Written by Steve Panzer, ObjectFX
Published in Government Security News, April 14, 2009
Protecting our nation’s borders is a daunting task, requiring constant vigilance by the Department of Homeland Security (DHS) and border and port security officials.
Because border and port security officials face a unique set of challenges at any given point of entry, increased awareness and enhanced security operations are needed. While sensor-based intelligence information is currently being used to enhance security, the ever-expanding number of land-based and airborne sensor platforms is providing an unmanageable deluge of information – ultimately causing some important information to be overlooked.
Government agencies are turning to geospatial solutions as an effective means of making sense of this information and extracting what’s important – identifying actionable intelligence by getting critical information to the right people at the right time. Since it is nearly impossible to patrol every mile of border, or inspect each individual container entering US ports, geospatial solutions can filter through the floods of sensor-based data, enabling security officials to “red-flag” potential problem areas in order to narrow the list of targets.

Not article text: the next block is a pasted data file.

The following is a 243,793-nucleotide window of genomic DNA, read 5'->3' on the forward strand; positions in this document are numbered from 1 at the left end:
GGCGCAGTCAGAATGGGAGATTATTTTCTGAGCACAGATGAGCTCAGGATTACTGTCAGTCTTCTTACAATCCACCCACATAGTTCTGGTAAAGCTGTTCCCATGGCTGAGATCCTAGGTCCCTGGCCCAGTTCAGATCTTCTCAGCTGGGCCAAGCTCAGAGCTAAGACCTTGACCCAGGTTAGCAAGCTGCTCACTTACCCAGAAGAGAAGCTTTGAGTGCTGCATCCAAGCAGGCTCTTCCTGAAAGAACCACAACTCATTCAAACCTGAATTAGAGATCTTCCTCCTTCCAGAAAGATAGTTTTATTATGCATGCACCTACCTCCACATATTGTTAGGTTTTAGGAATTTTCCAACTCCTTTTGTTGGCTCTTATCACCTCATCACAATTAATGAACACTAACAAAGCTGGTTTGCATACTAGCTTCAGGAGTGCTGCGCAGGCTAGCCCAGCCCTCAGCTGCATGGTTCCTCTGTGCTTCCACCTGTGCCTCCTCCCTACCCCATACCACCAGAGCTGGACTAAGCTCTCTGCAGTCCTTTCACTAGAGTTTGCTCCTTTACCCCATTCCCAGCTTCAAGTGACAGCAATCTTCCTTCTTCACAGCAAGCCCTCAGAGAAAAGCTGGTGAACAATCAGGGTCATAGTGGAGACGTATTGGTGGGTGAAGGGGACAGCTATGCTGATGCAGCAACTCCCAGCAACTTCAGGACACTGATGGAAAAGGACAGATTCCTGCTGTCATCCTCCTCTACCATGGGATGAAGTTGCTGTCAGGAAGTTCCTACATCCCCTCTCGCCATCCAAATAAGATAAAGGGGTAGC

New technologies – like a spatiotemporal rules engine – can address these challenges, saving time, money, and increasing opportunity for success by more efficiently identifying suspicious activity. Collecting and analyzing information relating to space and time, a spatiotemporal rules engine utilizes existing sensors and databases, condensing multiple streams of information into a single data-stream before applying an unlimited number of customized rule-layers to identify the actionable intelligence. Using rules like vehicle and vessel routing and tracking, cluster detection and geo-fencing, a rules engine sifts through the unruly amounts of sensory information – like any movement across the thousands of miles of remote, un-patrolled border between the US and Mexico – ultimately identifying what port and border security officials need to know, such as which vessels and vehicles are most likely to contain illegal imports or smuggled goods. Deployable at border points and ports across the nation, the spatiotemporal rules engine can enhance national security by supporting our battle against the transfer of illegal contraband — like immigrants, drugs and weapons of mass destruction – into our country.